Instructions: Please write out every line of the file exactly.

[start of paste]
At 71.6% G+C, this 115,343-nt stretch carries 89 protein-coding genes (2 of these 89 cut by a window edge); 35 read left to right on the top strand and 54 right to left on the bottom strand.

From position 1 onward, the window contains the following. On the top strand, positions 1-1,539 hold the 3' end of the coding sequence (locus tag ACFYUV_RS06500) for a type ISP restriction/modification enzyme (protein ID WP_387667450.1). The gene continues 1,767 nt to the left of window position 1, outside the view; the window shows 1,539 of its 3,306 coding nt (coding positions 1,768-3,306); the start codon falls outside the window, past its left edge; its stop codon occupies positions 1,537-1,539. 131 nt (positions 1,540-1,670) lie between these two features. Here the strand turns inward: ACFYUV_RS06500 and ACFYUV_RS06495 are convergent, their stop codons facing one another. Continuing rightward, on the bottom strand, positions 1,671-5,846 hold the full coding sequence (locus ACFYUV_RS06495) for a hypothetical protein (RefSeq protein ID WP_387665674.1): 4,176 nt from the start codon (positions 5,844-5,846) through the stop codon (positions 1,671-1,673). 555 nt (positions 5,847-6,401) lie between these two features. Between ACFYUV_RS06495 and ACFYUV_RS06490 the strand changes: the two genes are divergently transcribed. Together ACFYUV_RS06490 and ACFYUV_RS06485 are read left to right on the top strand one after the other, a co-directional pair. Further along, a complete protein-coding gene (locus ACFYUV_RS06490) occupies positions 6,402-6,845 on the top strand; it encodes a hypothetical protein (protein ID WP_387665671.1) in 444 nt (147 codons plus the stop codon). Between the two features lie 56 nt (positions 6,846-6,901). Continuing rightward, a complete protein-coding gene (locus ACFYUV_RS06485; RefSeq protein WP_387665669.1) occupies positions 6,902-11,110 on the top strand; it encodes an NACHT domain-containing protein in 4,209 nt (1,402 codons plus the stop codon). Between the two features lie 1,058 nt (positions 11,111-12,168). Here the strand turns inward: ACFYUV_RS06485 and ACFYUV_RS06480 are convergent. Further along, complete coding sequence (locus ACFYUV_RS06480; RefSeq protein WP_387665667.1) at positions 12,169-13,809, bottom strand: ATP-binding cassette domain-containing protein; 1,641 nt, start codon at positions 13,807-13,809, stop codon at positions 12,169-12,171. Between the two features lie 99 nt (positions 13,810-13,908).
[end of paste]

At 71.6% G+C, this 115,343-nt stretch carries 89 protein-coding genes (2 of these 89 cut by a window edge); 35 read left to right on the top strand and 54 right to left on the bottom strand.

From position 1 onward, the window contains the following. On the top strand, positions 1-1,539 hold the 3' end of the coding sequence (locus tag ACFYUV_RS06500) for a type ISP restriction/modification enzyme (protein ID WP_387667450.1). The gene continues 1,767 nt to the left of window position 1, outside the view; the window shows 1,539 of its 3,306 coding nt (coding positions 1,768-3,306); the start codon falls outside the window, past its left edge; its stop codon occupies positions 1,537-1,539. 131 nt (positions 1,540-1,670) lie between these two features. Here the strand turns inward: ACFYUV_RS06500 and ACFYUV_RS06495 are convergent, their stop codons facing one another. Continuing rightward, on the bottom strand, positions 1,671-5,846 hold the full coding sequence (locus ACFYUV_RS06495) for a hypothetical protein (RefSeq protein ID WP_387665674.1): 4,176 nt from the start codon (positions 5,844-5,846) through the stop codon (positions 1,671-1,673). 555 nt (positions 5,847-6,401) lie between these two features. Between ACFYUV_RS06495 and ACFYUV_RS06490 the strand changes: the two genes are divergently transcribed. Together ACFYUV_RS06490 and ACFYUV_RS06485 are read left to right on the top strand one after the other, a co-directional pair. Further along, a complete protein-coding gene (locus ACFYUV_RS06490) occupies positions 6,402-6,845 on the top strand; it encodes a hypothetical protein (protein ID WP_387665671.1) in 444 nt (147 codons plus the stop codon). Between the two features lie 56 nt (positions 6,846-6,901). Continuing rightward, a complete protein-coding gene (locus ACFYUV_RS06485; RefSeq protein WP_387665669.1) occupies positions 6,902-11,110 on the top strand; it encodes an NACHT domain-containing protein in 4,209 nt (1,402 codons plus the stop codon). Between the two features lie 1,058 nt (positions 11,111-12,168). Here the strand turns inward: ACFYUV_RS06485 and ACFYUV_RS06480 are convergent. Further along, complete coding sequence (locus ACFYUV_RS06480; RefSeq protein WP_387665667.1) at positions 12,169-13,809, bottom strand: ATP-binding cassette domain-containing protein; 1,641 nt, start codon at positions 13,807-13,809, stop codon at positions 12,169-12,171. Between the two features lie 99 nt (positions 13,810-13,908).